However, the opiatic cocktail of minimum support prices, input subsidies (fertiliser, power, loans, seeds etc) and guaranteed low wage employment under MGNREGA keeps 20 crore of our farmers and landless workers trapped below the poverty line income and consumption. We need another major pivot to raise their income manifold.
Farmers need to be freed from innumerable controls, restrictions and constraints. They cannot lease their lands, cannot freely convert their land into non-agricultural lands, tribal and Dalit/ST farmers cannot sell their lands outside their community, farmers have to sell their produce in regulated mandis and not anywhere. They cannot even enter into production/sales contracts freely. These controls need to be junked.
Additionally, India needs to move a great majority of farmers and landless agriculture workers to industrial and service sector occupations for their incomes to rise manifold. If India can ensure not more than 10% of India’s workers in 2047 in agriculture producing 10% of GDP, it will truly signal farmers’ prosperity.
Bring Real Industrialisation, Free Private Sector
Second, we took a very wrong turn while planning to industrialise India in the era of socialist pattern of society. We banked too much on public sector. Private industry was caged in licence-permit-quota raj in the small space left for them. India's policy produced capital guzzling inefficient public sector and crony capitalist private sector. India did not really industrialise. Owing a lot to this, the manufacturing sector has remained stalled at around 15% of GDP despite loosening many controls in 1991.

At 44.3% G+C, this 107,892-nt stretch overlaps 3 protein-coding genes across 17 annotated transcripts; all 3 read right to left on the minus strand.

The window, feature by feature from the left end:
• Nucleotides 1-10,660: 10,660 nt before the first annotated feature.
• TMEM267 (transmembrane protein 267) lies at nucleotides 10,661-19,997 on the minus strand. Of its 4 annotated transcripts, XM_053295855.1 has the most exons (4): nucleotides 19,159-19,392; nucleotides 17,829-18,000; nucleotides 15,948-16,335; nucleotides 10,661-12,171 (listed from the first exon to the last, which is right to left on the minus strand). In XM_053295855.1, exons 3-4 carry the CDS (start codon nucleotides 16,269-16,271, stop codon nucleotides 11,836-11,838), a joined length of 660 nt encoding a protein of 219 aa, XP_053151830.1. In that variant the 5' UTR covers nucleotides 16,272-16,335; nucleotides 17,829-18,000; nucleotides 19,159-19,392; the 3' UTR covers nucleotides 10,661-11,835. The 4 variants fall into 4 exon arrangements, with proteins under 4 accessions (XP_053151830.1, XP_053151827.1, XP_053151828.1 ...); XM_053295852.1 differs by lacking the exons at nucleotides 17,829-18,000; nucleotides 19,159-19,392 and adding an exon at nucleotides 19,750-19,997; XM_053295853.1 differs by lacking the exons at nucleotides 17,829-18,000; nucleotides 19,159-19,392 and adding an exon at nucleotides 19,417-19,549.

Ease of doing business might have improved in the last few years, but the cost of doing business has not. India remains globally non-competitive in most industrial products. The announcement and implementation of Make in India, Phased-In Manufacturing, Production Linked Incentive, high tariff protection etc—in the absence of real technological edge and innovation—have resulted in what is seen in the case of the most successful PLI. Over 95% of mobile handsets are being manufactured by five Chinese companies.
We have to truly free up India's private sector instead of supporting them with the PLI crutches, expose them to the rigour of global competition and allow them to freely import technologies. The cost of doing business in India needs to become real competitive with power, land, loans and taxes for industry priced at their economic costs, not excessively for misplaced cross-subsidisation and other considerations.
Indian Government Needs to Exit Certain Businesses
Third, it is time for the Indian government to walk the talk on privatisation. The government has to sell the public sector lock, stock and barrel instead of wasting public funds in sustaining sick and bankrupt BSNLs and MTNLs. The public sector in India would wither away in the next 25 years as it is unable to make investments in new technologies and adopt productive governance practices. The difference between proactive privatisation and slow-burning self-disappearance is that the government would be able to recover a good deal of investment by privatising but would end up sinking in billions of dollars more if it goes the haemorrhage path.
Fourth, financial sector is the key for rapid and productive investments. Instead of being a weak and inefficient owner-participant in the financial markets, the government and RBI need to focus on managing internal and external stability of currency and adopt practical approaches for new-age fintech, digital banking, venture capital, and currencies.